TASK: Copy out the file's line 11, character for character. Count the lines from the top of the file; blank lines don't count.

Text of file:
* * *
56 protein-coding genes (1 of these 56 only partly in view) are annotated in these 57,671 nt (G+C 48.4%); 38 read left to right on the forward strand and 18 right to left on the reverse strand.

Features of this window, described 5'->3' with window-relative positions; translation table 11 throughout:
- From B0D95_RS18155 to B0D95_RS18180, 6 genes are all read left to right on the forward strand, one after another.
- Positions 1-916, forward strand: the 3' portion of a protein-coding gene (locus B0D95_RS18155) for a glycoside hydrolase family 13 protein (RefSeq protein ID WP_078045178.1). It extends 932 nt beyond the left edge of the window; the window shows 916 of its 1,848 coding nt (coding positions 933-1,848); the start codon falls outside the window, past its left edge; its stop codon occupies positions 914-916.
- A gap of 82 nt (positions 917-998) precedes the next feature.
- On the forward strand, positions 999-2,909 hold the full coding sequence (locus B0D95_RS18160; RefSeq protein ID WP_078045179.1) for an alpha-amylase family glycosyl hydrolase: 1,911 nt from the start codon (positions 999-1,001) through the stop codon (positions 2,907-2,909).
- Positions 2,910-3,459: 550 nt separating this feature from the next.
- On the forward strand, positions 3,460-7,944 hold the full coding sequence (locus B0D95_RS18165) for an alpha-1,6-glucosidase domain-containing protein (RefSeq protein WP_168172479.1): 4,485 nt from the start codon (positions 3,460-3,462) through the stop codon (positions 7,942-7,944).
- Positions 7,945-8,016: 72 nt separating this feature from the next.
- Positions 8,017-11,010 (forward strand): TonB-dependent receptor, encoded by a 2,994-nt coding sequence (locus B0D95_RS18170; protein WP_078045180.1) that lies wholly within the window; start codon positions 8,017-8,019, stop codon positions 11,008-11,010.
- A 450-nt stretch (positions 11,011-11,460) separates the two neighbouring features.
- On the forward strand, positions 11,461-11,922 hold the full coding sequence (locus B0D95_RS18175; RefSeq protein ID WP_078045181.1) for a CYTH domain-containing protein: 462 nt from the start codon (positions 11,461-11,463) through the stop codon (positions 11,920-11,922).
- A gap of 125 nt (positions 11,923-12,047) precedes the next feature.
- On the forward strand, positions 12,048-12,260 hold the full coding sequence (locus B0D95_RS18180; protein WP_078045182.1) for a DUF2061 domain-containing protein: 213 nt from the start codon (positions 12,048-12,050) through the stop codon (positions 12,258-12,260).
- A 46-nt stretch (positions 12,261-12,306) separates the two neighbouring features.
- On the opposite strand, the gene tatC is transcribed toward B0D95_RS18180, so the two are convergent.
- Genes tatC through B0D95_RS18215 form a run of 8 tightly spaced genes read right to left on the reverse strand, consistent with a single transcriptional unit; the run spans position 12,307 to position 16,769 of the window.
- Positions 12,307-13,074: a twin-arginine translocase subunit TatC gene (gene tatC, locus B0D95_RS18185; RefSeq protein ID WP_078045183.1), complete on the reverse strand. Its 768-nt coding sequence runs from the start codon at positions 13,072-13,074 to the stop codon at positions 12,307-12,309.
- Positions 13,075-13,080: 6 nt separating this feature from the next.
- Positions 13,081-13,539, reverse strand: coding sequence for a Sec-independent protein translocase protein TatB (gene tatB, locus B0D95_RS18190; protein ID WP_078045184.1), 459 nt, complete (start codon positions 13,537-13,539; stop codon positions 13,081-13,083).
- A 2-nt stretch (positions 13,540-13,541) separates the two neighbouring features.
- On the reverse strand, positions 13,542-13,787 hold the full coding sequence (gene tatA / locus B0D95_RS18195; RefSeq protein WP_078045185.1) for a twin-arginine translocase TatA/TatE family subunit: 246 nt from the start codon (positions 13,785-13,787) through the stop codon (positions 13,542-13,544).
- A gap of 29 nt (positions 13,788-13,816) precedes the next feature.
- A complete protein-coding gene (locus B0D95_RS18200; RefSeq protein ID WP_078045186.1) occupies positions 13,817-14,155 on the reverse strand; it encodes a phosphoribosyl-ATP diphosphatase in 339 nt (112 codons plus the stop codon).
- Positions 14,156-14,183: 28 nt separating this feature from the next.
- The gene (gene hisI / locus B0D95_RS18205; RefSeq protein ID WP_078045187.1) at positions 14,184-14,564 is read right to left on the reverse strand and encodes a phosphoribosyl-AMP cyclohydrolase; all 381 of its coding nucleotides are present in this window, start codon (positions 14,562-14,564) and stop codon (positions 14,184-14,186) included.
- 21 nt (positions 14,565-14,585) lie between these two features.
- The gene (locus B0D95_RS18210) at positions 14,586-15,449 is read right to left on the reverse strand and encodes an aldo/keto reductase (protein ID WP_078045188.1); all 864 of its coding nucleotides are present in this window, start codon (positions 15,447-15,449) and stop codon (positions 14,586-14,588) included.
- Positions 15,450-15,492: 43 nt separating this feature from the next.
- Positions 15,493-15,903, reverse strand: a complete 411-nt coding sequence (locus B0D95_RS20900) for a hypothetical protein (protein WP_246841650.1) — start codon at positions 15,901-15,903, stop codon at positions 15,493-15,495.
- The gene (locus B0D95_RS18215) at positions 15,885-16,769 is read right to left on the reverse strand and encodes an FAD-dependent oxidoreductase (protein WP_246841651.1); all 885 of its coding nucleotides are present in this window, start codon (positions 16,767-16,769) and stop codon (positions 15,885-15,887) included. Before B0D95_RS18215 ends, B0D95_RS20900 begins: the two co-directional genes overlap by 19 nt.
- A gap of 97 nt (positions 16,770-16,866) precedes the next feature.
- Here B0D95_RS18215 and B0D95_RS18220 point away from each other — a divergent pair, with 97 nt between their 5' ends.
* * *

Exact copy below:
- A 450-nt stretch (positions 11,011-11,460) separates the two neighbouring features.